When Aminu woke, he heard his mother coughing in the kitchen below. She had been coughing for days but he had paid no attention. They lived on the old cart road reaching into Baga, a little army cantonment town in Borno, near the river. The coughing sounded terrible. He pulled on his tattered jacket, pulled on my socks and went downstairs, just in time to catch her collapsing into a little armchair, holding her side. She must have made an attempt to light the kitchen fire, but it had gone against her. She looked so tired and helpless that Aminu’s heart turned over. He ran to her.
“Are you all right, mama?”
“I’ll be all right in seconds,” she replied, trying to smile.
“The old sticks were wet, and the smoke entered my throat.”
“Go back to bed and I will light the fire,” he said.
“How can I, my son?” she said anxiously. “I have to go to work.”
“You couldn’t work like that,” he said. “I’ll stop at home from school and look after you.”
It’s a funny thing about women, the way they will take orders from any one in trousers, even if he is only nine.
“If you could just make yourself a cup of tea, I might be all right later on,” she said guiltily, and rose, very shakily, and climbed back up the stairs. Aminu knew that she was feeling really bad. He put more sticks into the kitchen fire. His mother was so economical that she never used enough, and that was why the fire sometimes went against her. He used a whole bundle and soon had the fire roaring and the kettle on. Aminu made her a toast. He was a great believer in hot buttered toast at all hours of the day—even if the menace of Boko Haram loomed above their very heads. Aminu made the tea and brought it up in a cup on a saucer.
“Is that all right?” he asked.
“Would you have some boiling water left?” she asked, and Aminu suddenly felt the irritation in his shoulders.
“This is too strong,” he agreed, taking a sip. “I’ll pour some of it out and then add some boiling water.”
“I am an old nuisance.” She sighed.
“This is my fault,” Aminu said, taking the cup. “I can never remember how much of those bits of tea leaves to put in the water.” A cold chill sent his hands hugging his torso. “Put the shawl round you while you’re sitting up.”
He rushed down, got some boiling water in a mug, made her tea lighter, and then sat down to have his own breakfast by the window. Then he went out and stood by the front door to watch the kids from the road on their way to school.
“You’d better hurry or you’ll be late, Aminu,” they shouted.
“I am not going,” he said. “My mother is sick, and I have to mind the house.”
“Liar!” they jeered. “You are scared of being blown apart by bomb kpoa!”
“I am scared of nothing.”
They should have remained *Al-majiris, these uncultured children. He himself wasn’t a malicious child by any means, but he liked to be able to take out his comforts and study them by the light of others’ misfortunes. Then he heated another kettle of water and cleared up the breakfast things before he washed my face.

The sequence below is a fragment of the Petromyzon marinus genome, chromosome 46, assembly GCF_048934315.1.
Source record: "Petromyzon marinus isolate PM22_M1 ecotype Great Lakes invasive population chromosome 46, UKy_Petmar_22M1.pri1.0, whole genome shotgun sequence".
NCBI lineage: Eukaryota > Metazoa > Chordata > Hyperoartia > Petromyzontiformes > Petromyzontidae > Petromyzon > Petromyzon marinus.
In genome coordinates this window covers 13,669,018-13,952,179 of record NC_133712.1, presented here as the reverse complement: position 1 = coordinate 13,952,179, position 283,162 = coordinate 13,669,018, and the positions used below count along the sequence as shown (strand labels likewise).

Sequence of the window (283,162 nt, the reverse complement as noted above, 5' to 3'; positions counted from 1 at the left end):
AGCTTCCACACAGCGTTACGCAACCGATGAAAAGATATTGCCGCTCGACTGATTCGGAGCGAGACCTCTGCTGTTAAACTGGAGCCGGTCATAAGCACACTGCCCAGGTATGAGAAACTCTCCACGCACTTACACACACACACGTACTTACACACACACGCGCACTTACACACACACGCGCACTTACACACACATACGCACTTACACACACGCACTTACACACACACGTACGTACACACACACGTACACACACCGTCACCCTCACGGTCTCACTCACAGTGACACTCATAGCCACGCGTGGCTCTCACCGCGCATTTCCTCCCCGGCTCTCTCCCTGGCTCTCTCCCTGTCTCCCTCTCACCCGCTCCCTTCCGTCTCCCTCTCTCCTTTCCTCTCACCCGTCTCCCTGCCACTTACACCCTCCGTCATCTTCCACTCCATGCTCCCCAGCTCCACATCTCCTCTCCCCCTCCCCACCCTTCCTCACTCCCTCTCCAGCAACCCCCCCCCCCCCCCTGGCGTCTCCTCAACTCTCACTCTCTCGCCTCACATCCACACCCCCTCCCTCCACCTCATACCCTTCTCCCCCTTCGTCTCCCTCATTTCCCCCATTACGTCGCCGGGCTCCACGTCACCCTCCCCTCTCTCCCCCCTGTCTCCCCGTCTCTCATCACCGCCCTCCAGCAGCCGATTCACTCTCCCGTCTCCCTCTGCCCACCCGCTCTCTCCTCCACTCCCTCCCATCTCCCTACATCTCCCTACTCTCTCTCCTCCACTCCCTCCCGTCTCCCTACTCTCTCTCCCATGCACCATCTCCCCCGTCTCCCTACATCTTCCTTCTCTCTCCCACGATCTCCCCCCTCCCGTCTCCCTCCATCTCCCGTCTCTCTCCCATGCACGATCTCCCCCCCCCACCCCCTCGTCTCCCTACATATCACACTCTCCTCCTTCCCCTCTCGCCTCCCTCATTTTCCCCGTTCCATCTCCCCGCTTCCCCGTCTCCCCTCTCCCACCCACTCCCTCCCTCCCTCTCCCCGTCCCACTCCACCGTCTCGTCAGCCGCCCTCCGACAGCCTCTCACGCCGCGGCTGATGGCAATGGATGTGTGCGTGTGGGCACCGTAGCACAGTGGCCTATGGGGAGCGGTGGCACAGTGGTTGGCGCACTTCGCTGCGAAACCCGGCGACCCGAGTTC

“Would you like me to get the doctor?” he asked his mother.
“No,” his mother said impatiently. “He’d want to send me to the hospital, and how can I go to the hospital? You could call in at the chemist and ask him to give you a good strong cough bottle.”
“Write it down,” Aminu said. “If I haven’t got it written down, I might forget. And put ‘strong’ in big letters. What should I get for lunch? Milk and bread?”
“Yes,” she replied.
He passed the school on my way. It was almost empty. Boko Haram were blowing up mosques and churches and the air was thick with death smells and rumours that schools were their next target. So parents had held their children back home. Opposite the school was a hill; Aminu went up a short distance and stood there for ten minutes in quiet contemplation. The schoolhouse, the playground and the gate were revealed as in a painted picture, detached and peaceful, except for the chorus of voices through the opened windows. He could have stood there all day, even if Boko Haram were watching him closely. Of all the profound and simple pleasures of those days, the sound of these voices was the richest.
When he got home, he rushed upstairs and found Yar Uwar Maryam sitting with his mother. She was a friend of his mother’s but he called her Yaf Uwar, “Aunty”. She was a middle-aged woman, very knowledgeable, gossipy and pious.
“How are you, mama?” he asked.
“Good,” said his mother with a smile.
“You can’t get up today, though,” said Yar Uwar Maryam.
“I’ll put the kettle on and make a cup of tea for you,” he said.
“Sure, I’ll do that,” Yar Uwar Maryam said.
“Ah, don’t worry, Yar Uwar Maryam,” Aminu said lightly. “I can manage it.”
“Isn’t he very good?” he heard her say in a low voice to his mother.
“As good as gold,” said his mother.
“There are not many like him, these days,” Yar Uwar Maryam said. “Most of them going on now are more like savages.”